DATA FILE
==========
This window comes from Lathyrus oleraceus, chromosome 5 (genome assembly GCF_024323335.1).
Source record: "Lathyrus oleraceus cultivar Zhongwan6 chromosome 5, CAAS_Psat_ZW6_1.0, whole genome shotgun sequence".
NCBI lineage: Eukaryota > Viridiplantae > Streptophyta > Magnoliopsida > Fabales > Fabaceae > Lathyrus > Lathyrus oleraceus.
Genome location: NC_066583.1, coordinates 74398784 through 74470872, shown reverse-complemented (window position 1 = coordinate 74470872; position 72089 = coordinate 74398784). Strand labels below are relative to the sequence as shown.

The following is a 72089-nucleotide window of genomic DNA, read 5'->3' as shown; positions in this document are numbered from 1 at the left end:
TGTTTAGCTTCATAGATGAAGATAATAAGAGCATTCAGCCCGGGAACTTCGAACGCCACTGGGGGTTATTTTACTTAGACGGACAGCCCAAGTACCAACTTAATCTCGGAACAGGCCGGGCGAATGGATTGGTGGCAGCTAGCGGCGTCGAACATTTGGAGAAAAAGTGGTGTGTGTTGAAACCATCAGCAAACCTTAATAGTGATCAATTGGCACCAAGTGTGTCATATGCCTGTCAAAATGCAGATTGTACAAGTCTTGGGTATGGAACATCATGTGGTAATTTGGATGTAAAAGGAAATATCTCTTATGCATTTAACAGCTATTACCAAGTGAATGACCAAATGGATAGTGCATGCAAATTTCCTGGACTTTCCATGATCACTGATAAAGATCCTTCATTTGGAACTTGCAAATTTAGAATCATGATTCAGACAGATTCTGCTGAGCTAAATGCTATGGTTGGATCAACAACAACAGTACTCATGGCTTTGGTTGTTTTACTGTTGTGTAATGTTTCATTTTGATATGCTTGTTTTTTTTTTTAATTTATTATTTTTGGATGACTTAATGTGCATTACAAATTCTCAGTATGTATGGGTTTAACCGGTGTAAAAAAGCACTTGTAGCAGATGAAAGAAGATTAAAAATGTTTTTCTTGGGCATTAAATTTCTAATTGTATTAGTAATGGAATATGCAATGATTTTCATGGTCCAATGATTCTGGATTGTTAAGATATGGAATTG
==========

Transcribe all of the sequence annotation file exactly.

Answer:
This window comes from Lathyrus oleraceus, chromosome 5 (genome assembly GCF_024323335.1).
Source record: "Lathyrus oleraceus cultivar Zhongwan6 chromosome 5, CAAS_Psat_ZW6_1.0, whole genome shotgun sequence".
NCBI lineage: Eukaryota > Viridiplantae > Streptophyta > Magnoliopsida > Fabales > Fabaceae > Lathyrus > Lathyrus oleraceus.
Genome location: NC_066583.1, coordinates 74398784 through 74470872, shown reverse-complemented (window position 1 = coordinate 74470872; position 72089 = coordinate 74398784). Strand labels below are relative to the sequence as shown.

The following is a 72089-nucleotide window of genomic DNA, read 5'->3' as shown; positions in this document are numbered from 1 at the left end:
TGTTTAGCTTCATAGATGAAGATAATAAGAGCATTCAGCCCGGGAACTTCGAACGCCACTGGGGGTTATTTTACTTAGACGGACAGCCCAAGTACCAACTTAATCTCGGAACAGGCCGGGCGAATGGATTGGTGGCAGCTAGCGGCGTCGAACATTTGGAGAAAAAGTGGTGTGTGTTGAAACCATCAGCAAACCTTAATAGTGATCAATTGGCACCAAGTGTGTCATATGCCTGTCAAAATGCAGATTGTACAAGTCTTGGGTATGGAACATCATGTGGTAATTTGGATGTAAAAGGAAATATCTCTTATGCATTTAACAGCTATTACCAAGTGAATGACCAAATGGATAGTGCATGCAAATTTCCTGGACTTTCCATGATCACTGATAAAGATCCTTCATTTGGAACTTGCAAATTTAGAATCATGATTCAGACAGATTCTGCTGAGCTAAATGCTATGGTTGGATCAACAACAACAGTACTCATGGCTTTGGTTGTTTTACTGTTGTGTAATGTTTCATTTTGATATGCTTGTTTTTTTTTTTAATTTATTATTTTTGGATGACTTAATGTGCATTACAAATTCTCAGTATGTATGGGTTTAACCGGTGTAAAAAAGCACTTGTAGCAGATGAAAGAAGATTAAAAATGTTTTTCTTGGGCATTAAATTTCTAATTGTATTAGTAATGGAATATGCAATGATTTTCATGGTCCAATGATTCTGGATTGTTAAGATATGGAATTG